Par Beryl Wajsman le 3 mars 2014
Back in the 1970s amidst the fear and panic over nuclear power plants, Jane Fonda and Michael Douglas starred in a move set in California called “The China Syndrome.” The story centred on a nuclear power plant gone wrong, and the hypothesis was that if the nuclear rods went out of their cylinders they could melt through the earth’s core all the way to China.
Last week’s attack by the OQLF on a store in Chelsea, Quebec called “Delilah in the Parc” raises the spectre of a different kind of China Syndrome. The syndrome of state censorship of public media and communication.
Par David T. Jones le 3 mars 2014
I too believe in climate change--absolutely. I believe in global warming--and in global cooling--and in global “just the same.” By definition “climate” changes every day, even every hour--just look at your daily weather forecast. On a larger scale, climate has changed repeatedly over millennium; ice ages have come and passed. Fifty years ago prognosticators mulled over a coming ice age (which didn’t). Climate will change again--over decades, centuries, and longer, given a wide variety of conditions, e.g., the sun is a variable star. And the climate may, repeat may, be changing over a period of time so that the Earth becomes measurably warmer. But living long enough to prove/disprove it is problematic.
Par Alan Hustak le 3 mars 2014
“The War of the Worlds, not the one from outer space happened right here,” Lillabit Bradley reminds us in David Fennario’s Motherhouse, a 90-minute monologue staged at the Centaur Theatre until March 23 to commemorate the centennial of the Great War.
Motherhouse is not so much a play as an arresting diatribe in search of one. As the protagonist, Bradley, who worked at the British Munitions Factory in Verdun when her brother went off to fight the war, Holly Gauthier-Frankel has her work cut out for her.
Par Beryl Wajsman le 28 février 2014
Avis au ministre de la Santé M. Hébert : Les gens ne croient plus à rien et ce, pour de bonnes raisons.
Le débat récent sur la « régionalisation » des hôpitaux et où ils peuvent se faire soigner peut embrouiller même les gens raisonnables qui pensent qu’il ne s’agit pas d’un simple malentendu, mais d’un ballon d’essai qui a mal tourné.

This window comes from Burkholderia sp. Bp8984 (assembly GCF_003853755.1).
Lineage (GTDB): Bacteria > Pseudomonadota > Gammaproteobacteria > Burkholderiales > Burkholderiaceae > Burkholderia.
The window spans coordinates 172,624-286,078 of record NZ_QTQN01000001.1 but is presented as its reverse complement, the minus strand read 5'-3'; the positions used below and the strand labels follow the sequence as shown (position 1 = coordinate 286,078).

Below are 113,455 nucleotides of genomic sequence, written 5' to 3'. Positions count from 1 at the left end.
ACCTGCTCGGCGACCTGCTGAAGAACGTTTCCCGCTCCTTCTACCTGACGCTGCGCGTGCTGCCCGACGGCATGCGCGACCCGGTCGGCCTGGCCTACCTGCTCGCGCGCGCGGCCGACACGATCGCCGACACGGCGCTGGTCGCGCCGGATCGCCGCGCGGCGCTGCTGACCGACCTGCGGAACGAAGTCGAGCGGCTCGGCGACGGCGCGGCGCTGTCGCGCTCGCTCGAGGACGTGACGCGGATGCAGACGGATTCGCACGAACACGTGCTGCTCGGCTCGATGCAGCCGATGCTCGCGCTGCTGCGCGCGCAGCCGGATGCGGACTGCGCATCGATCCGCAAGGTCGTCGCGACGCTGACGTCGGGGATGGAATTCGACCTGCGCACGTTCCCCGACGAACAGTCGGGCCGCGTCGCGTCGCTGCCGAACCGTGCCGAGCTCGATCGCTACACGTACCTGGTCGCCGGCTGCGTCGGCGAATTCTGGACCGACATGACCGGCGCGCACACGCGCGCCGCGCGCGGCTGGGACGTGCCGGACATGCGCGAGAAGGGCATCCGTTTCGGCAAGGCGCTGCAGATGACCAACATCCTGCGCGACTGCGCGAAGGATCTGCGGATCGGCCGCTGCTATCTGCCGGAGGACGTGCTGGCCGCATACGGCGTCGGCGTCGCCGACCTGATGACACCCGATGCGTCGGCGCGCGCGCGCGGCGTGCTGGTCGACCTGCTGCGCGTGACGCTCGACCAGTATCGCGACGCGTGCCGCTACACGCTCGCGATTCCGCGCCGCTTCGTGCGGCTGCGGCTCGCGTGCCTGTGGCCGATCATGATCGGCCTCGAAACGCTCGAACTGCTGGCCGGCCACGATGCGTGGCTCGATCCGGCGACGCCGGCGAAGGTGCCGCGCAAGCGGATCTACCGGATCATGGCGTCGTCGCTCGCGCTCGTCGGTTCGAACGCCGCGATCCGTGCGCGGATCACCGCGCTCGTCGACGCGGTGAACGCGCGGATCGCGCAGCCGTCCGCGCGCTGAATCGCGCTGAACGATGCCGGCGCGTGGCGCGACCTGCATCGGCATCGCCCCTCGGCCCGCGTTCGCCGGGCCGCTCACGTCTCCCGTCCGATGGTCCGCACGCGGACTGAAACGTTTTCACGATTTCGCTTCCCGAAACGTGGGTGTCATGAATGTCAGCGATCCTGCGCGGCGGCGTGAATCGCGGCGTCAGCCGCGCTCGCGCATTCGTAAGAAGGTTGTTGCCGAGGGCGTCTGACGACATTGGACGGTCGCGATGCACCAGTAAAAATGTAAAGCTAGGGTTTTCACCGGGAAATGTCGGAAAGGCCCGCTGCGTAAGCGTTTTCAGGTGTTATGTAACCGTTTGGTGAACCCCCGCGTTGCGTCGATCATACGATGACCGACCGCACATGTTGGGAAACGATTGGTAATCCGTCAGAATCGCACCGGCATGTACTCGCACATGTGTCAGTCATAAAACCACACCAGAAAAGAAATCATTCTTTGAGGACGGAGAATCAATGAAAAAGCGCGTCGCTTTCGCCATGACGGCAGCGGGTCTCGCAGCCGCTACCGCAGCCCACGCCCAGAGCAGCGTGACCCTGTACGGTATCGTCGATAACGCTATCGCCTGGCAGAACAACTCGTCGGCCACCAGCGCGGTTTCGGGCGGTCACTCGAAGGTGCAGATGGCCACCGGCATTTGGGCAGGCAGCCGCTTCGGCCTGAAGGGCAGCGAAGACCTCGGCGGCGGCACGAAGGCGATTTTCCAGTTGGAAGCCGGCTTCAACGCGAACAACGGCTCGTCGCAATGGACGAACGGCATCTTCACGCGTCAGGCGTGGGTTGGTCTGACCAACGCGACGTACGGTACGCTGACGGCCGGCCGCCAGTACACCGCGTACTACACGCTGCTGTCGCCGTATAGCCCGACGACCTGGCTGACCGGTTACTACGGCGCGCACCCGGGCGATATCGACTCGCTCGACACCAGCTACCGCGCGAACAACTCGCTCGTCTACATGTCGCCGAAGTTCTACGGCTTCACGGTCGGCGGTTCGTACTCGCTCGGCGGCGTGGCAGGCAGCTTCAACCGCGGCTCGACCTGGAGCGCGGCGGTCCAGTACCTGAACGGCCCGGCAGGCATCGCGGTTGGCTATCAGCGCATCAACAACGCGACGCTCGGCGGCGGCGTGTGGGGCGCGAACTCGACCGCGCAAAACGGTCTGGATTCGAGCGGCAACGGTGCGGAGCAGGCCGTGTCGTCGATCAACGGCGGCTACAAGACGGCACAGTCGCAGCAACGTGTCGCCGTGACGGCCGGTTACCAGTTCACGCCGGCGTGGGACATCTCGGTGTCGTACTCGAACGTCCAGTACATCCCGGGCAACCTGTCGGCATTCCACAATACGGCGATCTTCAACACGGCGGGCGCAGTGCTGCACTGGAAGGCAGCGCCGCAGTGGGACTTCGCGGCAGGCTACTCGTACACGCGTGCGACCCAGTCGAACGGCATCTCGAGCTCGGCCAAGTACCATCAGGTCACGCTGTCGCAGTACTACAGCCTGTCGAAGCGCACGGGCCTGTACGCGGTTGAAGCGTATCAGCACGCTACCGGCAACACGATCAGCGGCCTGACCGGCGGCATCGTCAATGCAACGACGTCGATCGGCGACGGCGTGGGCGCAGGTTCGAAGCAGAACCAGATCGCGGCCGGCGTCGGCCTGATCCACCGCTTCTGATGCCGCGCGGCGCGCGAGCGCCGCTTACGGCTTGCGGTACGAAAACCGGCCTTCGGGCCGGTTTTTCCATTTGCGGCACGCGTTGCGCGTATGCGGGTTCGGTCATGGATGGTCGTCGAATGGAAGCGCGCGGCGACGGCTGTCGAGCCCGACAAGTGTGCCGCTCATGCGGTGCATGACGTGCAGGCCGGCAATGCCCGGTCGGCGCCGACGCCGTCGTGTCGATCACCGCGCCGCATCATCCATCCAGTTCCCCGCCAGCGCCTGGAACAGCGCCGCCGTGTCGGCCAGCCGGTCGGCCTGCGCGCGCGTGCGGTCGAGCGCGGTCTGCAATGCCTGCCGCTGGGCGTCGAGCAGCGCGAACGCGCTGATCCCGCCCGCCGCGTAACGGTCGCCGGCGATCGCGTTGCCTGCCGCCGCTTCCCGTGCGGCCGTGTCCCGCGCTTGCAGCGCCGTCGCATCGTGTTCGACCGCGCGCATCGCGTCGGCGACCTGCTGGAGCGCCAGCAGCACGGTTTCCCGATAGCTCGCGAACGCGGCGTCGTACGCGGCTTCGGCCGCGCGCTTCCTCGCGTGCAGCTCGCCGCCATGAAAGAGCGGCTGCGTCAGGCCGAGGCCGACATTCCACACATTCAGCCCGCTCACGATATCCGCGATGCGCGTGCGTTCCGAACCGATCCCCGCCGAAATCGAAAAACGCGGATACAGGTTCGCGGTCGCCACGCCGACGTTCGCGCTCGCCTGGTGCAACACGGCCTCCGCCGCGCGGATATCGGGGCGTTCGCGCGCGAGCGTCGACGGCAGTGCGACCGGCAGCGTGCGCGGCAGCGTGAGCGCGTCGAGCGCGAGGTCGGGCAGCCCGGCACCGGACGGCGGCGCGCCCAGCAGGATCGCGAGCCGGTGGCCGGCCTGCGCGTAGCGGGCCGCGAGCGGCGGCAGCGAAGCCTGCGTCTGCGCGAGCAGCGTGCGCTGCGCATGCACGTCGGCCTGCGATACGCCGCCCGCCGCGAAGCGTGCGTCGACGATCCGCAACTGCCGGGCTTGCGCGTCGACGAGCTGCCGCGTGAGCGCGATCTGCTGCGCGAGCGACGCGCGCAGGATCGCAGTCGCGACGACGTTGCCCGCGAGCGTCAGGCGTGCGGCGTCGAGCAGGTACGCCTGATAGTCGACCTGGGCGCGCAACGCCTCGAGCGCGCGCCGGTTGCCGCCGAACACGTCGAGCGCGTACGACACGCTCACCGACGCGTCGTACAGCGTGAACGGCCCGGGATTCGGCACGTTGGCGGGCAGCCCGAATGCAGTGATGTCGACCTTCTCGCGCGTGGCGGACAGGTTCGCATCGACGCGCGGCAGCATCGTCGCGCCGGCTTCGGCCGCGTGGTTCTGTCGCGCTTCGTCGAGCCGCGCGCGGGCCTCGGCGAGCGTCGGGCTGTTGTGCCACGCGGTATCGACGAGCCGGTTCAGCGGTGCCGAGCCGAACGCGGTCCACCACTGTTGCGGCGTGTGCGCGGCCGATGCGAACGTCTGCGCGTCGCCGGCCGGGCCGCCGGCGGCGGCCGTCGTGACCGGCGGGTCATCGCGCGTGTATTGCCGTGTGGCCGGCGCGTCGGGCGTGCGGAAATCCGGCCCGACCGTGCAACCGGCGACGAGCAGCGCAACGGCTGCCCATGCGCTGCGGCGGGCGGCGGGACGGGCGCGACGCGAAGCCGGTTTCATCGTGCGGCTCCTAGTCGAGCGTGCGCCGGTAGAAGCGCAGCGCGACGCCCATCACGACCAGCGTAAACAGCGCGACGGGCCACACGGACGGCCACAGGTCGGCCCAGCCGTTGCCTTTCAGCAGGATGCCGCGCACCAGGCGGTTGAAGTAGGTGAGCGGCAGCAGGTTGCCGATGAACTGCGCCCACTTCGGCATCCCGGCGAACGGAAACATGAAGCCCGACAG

Comme le lecteur peut s’en rappeler, il y a quelques semaines, le Ministère de la Santé a émis des directives à l’Hôpital Général Juif – mondialement reconnu, entre autres, dans leur spécialitéen traitement du cancer – à l’effet que les gens qui viennent de l’extérieur d’une région géographique spécifique ne devraient pas être admis comme patient à l’hôpital ni avoir droit à des soins.
Par Beryl Wajsman le 28 février 2014
Memo to Quebec Health Minister Hébert: nobody believes anything anymore. And with reason.
The recent back and forth on hospital “regionalization” and where patients could get care, can rightly leave reasonable people thinking that this wasn’t so much a misunderstanding as a trial balloon gone bad. The reality is there is no way to fix it.
As readers may recall, the Health Ministry issued directives several weeks ago to the Jewish General Hospital – world renowned in cancer treatment among other areas – not to admit as patients, nor administer care to, anyone outside of a specific geographically defined area.
Par David T. Jones le 19 février 2014
Washington, DC…It is a shame and a pity that Lt.-Gen. Andrew Leslie’s immediate legacy from a lifetime of professional and distinguished military service should be a kertuffle over his moving expenses.